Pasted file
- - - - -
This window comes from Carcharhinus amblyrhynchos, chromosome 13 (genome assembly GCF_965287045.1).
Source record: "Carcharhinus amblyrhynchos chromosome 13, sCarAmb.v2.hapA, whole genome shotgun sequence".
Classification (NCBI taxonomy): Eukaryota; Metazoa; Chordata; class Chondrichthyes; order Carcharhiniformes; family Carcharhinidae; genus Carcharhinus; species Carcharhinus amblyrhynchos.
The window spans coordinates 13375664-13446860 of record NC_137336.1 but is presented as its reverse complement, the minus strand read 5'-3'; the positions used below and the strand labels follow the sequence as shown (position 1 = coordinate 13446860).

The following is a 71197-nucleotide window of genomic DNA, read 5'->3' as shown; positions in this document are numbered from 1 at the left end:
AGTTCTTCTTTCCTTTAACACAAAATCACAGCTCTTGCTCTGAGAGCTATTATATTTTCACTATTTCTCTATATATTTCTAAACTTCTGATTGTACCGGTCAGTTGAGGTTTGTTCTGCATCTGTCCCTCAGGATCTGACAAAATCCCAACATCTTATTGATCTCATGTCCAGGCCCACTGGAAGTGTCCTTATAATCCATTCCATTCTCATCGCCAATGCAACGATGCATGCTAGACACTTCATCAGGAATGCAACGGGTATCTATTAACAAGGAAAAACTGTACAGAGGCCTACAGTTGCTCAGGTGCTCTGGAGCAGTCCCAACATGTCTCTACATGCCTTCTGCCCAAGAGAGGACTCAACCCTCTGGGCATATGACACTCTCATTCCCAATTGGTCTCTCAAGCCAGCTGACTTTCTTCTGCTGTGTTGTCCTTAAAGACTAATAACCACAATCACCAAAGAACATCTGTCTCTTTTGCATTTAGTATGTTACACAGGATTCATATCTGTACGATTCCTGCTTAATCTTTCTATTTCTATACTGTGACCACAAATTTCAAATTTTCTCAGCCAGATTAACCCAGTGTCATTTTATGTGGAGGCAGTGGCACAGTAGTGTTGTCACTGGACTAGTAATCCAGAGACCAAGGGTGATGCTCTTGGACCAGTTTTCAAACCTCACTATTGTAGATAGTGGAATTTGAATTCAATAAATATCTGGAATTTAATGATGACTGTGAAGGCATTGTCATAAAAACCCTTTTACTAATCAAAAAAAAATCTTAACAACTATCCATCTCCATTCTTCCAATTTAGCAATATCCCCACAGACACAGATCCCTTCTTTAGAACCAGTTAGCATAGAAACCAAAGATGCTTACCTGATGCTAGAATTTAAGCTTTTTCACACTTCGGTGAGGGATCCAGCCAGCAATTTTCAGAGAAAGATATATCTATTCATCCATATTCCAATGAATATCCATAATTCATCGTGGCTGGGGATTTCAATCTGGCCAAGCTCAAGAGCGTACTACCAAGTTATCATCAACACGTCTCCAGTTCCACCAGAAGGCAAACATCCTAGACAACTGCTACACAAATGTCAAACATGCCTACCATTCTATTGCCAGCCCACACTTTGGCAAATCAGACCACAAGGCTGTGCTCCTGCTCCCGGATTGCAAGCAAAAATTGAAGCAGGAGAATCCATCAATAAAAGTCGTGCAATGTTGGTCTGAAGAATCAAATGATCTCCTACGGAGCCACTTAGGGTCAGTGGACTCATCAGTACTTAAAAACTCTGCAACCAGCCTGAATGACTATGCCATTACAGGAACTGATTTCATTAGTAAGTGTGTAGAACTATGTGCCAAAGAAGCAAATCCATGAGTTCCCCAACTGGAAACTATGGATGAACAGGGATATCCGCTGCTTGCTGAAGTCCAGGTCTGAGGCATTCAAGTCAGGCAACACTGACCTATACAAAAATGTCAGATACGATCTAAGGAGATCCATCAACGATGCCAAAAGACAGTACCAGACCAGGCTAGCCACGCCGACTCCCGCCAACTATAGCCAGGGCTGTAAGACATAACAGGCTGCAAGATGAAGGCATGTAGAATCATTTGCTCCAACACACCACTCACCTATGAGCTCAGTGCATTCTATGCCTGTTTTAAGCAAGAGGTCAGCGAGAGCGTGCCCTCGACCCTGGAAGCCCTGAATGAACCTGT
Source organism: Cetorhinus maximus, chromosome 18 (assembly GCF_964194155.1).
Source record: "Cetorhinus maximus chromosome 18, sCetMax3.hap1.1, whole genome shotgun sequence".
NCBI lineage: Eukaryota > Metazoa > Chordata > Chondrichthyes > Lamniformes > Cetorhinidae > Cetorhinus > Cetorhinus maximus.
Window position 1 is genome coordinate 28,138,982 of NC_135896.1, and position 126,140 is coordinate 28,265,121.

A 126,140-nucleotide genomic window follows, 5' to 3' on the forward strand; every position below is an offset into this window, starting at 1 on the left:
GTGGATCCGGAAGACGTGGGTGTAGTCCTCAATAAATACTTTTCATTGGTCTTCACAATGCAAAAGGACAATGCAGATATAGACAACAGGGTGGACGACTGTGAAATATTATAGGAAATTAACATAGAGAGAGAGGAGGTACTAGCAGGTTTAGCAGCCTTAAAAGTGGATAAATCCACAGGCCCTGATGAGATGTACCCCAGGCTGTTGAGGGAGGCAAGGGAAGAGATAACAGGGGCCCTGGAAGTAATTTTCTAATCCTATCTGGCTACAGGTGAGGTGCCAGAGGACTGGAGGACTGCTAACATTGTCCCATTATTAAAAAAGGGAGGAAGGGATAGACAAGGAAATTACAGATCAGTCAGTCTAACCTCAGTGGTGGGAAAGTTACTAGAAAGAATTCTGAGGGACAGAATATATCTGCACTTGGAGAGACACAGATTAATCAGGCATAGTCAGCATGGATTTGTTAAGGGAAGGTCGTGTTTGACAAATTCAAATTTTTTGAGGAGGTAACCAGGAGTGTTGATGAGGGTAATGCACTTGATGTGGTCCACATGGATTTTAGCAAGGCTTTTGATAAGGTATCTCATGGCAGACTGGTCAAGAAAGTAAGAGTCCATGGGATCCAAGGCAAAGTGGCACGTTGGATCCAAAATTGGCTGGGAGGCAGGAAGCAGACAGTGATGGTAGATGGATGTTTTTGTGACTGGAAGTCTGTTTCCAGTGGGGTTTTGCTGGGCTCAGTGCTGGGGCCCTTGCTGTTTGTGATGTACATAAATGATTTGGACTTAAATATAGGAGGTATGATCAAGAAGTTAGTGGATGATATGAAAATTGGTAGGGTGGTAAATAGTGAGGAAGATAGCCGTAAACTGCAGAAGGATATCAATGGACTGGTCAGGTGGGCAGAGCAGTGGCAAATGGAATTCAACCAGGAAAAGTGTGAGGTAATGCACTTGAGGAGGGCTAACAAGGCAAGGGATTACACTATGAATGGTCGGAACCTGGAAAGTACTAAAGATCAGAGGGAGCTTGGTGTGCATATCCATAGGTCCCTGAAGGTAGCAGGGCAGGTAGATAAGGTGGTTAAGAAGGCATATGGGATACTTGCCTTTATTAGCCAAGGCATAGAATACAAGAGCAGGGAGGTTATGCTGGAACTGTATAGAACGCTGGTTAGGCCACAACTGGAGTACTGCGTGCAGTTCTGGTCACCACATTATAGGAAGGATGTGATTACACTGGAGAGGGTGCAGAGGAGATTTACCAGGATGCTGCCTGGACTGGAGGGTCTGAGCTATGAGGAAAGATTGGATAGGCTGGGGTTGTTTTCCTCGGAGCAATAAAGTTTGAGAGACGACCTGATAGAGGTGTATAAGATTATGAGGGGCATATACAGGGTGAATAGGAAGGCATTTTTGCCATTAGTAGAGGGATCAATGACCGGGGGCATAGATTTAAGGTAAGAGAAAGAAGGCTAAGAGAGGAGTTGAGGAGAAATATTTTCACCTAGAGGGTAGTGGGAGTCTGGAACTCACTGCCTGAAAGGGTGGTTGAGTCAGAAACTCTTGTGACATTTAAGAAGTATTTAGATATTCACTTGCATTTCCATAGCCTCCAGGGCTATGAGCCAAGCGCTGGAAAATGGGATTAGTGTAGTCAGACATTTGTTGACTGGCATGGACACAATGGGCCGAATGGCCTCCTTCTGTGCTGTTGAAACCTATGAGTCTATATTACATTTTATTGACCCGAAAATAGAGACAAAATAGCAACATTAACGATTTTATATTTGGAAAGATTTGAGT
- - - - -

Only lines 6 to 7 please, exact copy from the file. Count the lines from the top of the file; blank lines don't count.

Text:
AGTTCTTCTTTCCTTTAACACAAAATCACAGCTCTTGCTCTGAGAGCTATTATATTTTCACTATTTCTCTATATATTTCTAAACTTCTGATTGTACCGGTCAGTTGAGGTTTGTTCTGCATCTGTCCCTCAGGATCTGACAAAATCCCAACATCTTATTGATCTCATGTCCAGGCCCACTGGAAGTGTCCTTATAATCCATTCCATTCTCATCGCCAATGCAACGATGCATGCTAGACACTTCATCAGGAATGCAACGGGTATCTATTAACAAGGAAAAACTGTACAGAGGCCTACAGTTGCTCAGGTGCTCTGGAGCAGTCCCAACATGTCTCTACATGCCTTCTGCCCAAGAGAGGACTCAACCCTCTGGGCATATGACACTCTCATTCCCAATTGGTCTCTCAAGCCAGCTGACTTTCTTCTGCTGTGTTGTCCTTAAAGACTAATAACCACAATCACCAAAGAACATCTGTCTCTTTTGCATTTAGTATGTTACACAGGATTCATATCTGTACGATTCCTGCTTAATCTTTCTATTTCTATACTGTGACCACAAATTTCAAATTTTCTCAGCCAGATTAACCCAGTGTCATTTTATGTGGAGGCAGTGGCACAGTAGTGTTGTCACTGGACTAGTAATCCAGAGACCAAGGGTGATGCTCTTGGACCAGTTTTCAAACCTCACTATTGTAGATAGTGGAATTTGAATTCAATAAATATCTGGAATTTAATGATGACTGTGAAGGCATTGTCATAAAAACCCTTTTACTAATCAAAAAAAAATCTTAACAACTATCCATCTCCATTCTTCCAATTTAGCAATATCCCCACAGACACAGATCCCTTCTTTAGAACCAGTTAGCATAGAAACCAAAGATGCTTACCTGATGCTAGAATTTAAGCTTTTTCACACTTCGGTGAGGGATCCAGCCAGCAATTTTCAGAGAAAGATATATCTATTCATCCATATTCCAATGAATATCCATAATTCATCGTGGCTGGGGATTTCAATCTGGCCAAGCTCAAGAGCGTACTACCAAGTTATCATCAACACGTCTCCAGTTCCACCAGAAGGCAAACATCCTAGACAACTGCTACACAAATGTCAAACATGCCTACCATTCTATTGCCAGCCCACACTTTGGCAAATCAGACCACAAGGCTGTGCTCCTGCTCCCGGATTGCAAGCAAAAATTGAAGCAGGAGAATCCATCAATAAAAGTCGTGCAATGTTGGTCTGAAGAATCAAATGATCTCCTACGGAGCCACTTAGGGTCAGTGGACTCATCAGTACTTAAAAACTCTGCAACCAGCCTGAATGACTATGCCATTACAGGAACTGATTTCATTAGTAAGTGTGTAGAACTATGTGCCAAAGAAGCAAATCCATGAGTTCCCCAACTGGAAACTATGGATGAACAGGGATATCCGCTGCTTGCTGAAGTCCAGGTCTGAGGCATTCAAGTCAGGCAACACTGACCTATACAAAAATGTCAGATACGATCTAAGGAGATCCATCAACGATGCCAAAAGACAGTACCAGACCAGGCTAGCCACGCCGACTCCCGCCAACTATAGCCAGGGCTGTAAGACATAACAGGCTGCAAGATGAAGGCATGTAGAATCATTTGCTCCAACACACCACTCACCTATGAGCTCAGTGCATTCTATGCCTGTTTTAAGCAAGAGGTCAGCGAGAGCGTGCCCTCGACCCTGGAAGCCCTGAATGAACCTGT
Source organism: Cetorhinus maximus, chromosome 18 (assembly GCF_964194155.1).